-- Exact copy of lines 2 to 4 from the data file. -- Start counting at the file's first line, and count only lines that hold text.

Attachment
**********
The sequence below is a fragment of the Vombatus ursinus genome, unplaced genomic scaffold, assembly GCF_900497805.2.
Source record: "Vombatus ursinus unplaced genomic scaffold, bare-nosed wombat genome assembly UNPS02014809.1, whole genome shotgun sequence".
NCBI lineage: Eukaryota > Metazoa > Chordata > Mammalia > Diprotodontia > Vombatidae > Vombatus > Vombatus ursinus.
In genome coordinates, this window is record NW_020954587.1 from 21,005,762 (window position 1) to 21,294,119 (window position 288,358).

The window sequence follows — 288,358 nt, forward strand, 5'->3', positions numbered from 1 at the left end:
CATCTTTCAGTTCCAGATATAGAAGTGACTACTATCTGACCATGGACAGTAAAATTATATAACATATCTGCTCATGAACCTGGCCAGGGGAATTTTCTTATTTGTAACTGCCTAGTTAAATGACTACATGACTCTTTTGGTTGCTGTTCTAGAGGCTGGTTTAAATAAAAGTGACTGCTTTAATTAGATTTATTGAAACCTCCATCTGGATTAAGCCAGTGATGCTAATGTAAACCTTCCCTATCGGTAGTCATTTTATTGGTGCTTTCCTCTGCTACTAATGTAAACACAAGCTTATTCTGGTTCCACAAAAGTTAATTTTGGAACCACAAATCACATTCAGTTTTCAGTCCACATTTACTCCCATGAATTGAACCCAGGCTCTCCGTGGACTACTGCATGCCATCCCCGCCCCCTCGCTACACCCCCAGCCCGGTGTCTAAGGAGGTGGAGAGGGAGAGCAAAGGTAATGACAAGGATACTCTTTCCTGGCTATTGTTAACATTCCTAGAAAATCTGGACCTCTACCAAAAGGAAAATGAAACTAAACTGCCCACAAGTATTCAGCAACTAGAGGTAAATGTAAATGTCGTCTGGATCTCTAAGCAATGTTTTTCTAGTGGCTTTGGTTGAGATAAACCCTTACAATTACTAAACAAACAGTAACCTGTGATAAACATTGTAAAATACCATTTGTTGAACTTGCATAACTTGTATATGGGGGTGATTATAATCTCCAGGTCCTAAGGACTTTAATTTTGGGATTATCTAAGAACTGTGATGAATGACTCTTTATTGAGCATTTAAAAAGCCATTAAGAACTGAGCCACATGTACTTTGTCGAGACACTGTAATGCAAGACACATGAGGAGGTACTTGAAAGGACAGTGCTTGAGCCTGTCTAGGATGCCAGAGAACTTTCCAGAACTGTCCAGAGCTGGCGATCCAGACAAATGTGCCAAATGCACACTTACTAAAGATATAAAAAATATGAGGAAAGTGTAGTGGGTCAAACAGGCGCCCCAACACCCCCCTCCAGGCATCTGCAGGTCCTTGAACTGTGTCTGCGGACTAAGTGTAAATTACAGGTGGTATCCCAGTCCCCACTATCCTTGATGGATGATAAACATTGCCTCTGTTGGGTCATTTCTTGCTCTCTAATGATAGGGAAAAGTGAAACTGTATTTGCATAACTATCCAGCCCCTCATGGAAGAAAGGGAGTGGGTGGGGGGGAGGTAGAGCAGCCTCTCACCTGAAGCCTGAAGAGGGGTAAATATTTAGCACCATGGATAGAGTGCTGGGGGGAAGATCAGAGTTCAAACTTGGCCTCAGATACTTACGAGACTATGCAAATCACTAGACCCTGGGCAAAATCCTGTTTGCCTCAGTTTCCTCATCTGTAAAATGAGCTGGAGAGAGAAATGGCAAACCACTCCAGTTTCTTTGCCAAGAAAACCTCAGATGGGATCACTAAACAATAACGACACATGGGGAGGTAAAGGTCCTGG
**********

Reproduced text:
Source record: "Vombatus ursinus unplaced genomic scaffold, bare-nosed wombat genome assembly UNPS02014809.1, whole genome shotgun sequence".
NCBI lineage: Eukaryota > Metazoa > Chordata > Mammalia > Diprotodontia > Vombatidae > Vombatus > Vombatus ursinus.
In genome coordinates, this window is record NW_020954587.1 from 21,005,762 (window position 1) to 21,294,119 (window position 288,358).